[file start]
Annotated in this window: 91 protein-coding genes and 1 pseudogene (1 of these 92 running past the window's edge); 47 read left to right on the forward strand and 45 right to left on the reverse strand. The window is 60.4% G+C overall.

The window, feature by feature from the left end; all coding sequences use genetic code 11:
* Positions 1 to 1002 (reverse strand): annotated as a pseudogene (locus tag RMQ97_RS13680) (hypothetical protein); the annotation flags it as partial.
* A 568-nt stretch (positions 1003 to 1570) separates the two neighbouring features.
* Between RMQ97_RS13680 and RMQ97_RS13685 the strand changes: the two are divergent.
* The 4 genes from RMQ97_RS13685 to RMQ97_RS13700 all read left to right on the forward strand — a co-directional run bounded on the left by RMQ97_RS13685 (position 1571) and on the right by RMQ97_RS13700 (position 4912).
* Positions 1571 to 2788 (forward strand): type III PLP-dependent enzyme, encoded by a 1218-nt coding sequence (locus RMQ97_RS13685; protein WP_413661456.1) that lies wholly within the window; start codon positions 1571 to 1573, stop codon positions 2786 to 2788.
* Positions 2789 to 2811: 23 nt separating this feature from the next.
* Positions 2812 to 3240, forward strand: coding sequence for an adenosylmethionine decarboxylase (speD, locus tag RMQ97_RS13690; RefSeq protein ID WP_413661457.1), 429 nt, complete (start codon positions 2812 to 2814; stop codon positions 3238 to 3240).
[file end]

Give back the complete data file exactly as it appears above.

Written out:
Annotated in this window: 91 protein-coding genes and 1 pseudogene (1 of these 92 running past the window's edge); 47 read left to right on the forward strand and 45 right to left on the reverse strand. The window is 60.4% G+C overall.

The window, feature by feature from the left end; all coding sequences use genetic code 11:
* Positions 1 to 1002 (reverse strand): annotated as a pseudogene (locus tag RMQ97_RS13680) (hypothetical protein); the annotation flags it as partial.
* A 568-nt stretch (positions 1003 to 1570) separates the two neighbouring features.
* Between RMQ97_RS13680 and RMQ97_RS13685 the strand changes: the two are divergent.
* The 4 genes from RMQ97_RS13685 to RMQ97_RS13700 all read left to right on the forward strand — a co-directional run bounded on the left by RMQ97_RS13685 (position 1571) and on the right by RMQ97_RS13700 (position 4912).
* Positions 1571 to 2788 (forward strand): type III PLP-dependent enzyme, encoded by a 1218-nt coding sequence (locus RMQ97_RS13685; protein WP_413661456.1) that lies wholly within the window; start codon positions 1571 to 1573, stop codon positions 2786 to 2788.
* Positions 2789 to 2811: 23 nt separating this feature from the next.
* Positions 2812 to 3240, forward strand: coding sequence for an adenosylmethionine decarboxylase (speD, locus tag RMQ97_RS13690; RefSeq protein ID WP_413661457.1), 429 nt, complete (start codon positions 2812 to 2814; stop codon positions 3238 to 3240).